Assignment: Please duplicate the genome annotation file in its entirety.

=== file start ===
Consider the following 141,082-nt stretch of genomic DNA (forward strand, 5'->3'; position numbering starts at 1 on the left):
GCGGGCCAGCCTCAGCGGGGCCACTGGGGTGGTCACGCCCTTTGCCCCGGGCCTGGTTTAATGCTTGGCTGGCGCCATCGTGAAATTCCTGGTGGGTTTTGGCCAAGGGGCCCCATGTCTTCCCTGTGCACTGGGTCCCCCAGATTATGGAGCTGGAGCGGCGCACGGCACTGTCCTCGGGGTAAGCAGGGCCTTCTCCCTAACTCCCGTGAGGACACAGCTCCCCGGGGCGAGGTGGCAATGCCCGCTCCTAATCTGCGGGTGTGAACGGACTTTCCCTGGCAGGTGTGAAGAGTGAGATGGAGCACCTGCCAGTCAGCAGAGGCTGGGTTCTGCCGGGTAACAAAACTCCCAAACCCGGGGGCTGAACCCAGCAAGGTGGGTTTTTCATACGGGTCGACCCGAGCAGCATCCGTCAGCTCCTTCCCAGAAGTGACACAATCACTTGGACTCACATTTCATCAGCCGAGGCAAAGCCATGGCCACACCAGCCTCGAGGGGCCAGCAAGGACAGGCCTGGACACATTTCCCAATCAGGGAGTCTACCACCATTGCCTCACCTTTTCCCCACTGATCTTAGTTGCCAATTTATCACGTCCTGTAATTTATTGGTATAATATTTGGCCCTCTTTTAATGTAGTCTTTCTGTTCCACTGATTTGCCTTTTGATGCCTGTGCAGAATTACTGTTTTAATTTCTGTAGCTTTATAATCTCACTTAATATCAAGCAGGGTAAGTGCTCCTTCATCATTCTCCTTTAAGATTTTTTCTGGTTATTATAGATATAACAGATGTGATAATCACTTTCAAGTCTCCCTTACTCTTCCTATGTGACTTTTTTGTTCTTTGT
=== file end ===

Consider the following 141,082-nt stretch of genomic DNA (forward strand, 5'->3'; position numbering starts at 1 on the left):
GCGGGCCAGCCTCAGCGGGGCCACTGGGGTGGTCACGCCCTTTGCCCCGGGCCTGGTTTAATGCTTGGCTGGCGCCATCGTGAAATTCCTGGTGGGTTTTGGCCAAGGGGCCCCATGTCTTCCCTGTGCACTGGGTCCCCCAGATTATGGAGCTGGAGCGGCGCACGGCACTGTCCTCGGGGTAAGCAGGGCCTTCTCCCTAACTCCCGTGAGGACACAGCTCCCCGGGGCGAGGTGGCAATGCCCGCTCCTAATCTGCGGGTGTGAACGGACTTTCCCTGGCAGGTGTGAAGAGTGAGATGGAGCACCTGCCAGTCAGCAGAGGCTGGGTTCTGCCGGGTAACAAAACTCCCAAACCCGGGGGCTGAACCCAGCAAGGTGGGTTTTTCATACGGGTCGACCCGAGCAGCATCCGTCAGCTCCTTCCCAGAAGTGACACAATCACTTGGACTCACATTTCATCAGCCGAGGCAAAGCCATGGCCACACCAGCCTCGAGGGGCCAGCAAGGACAGGCCTGGACACATTTCCCAATCAGGGAGTCTACCACCATTGCCTCACCTTTTCCCCACTGATCTTAGTTGCCAATTTATCACGTCCTGTAATTTATTGGTATAATATTTGGCCCTCTTTTAATGTAGTCTTTCTGTTCCACTGATTTGCCTTTTGATGCCTGTGCAGAATTACTGTTTTAATTTCTGTAGCTTTATAATCTCACTTAATATCAAGCAGGGTAAGTGCTCCTTCATCATTCTCCTTTAAGATTTTTTCTGGTTATTATAGATATAACAGATGTGATAATCACTTTCAAGTCTCCCTTACTCTTCCTATGTGACTTTTTTGTTCTTTGT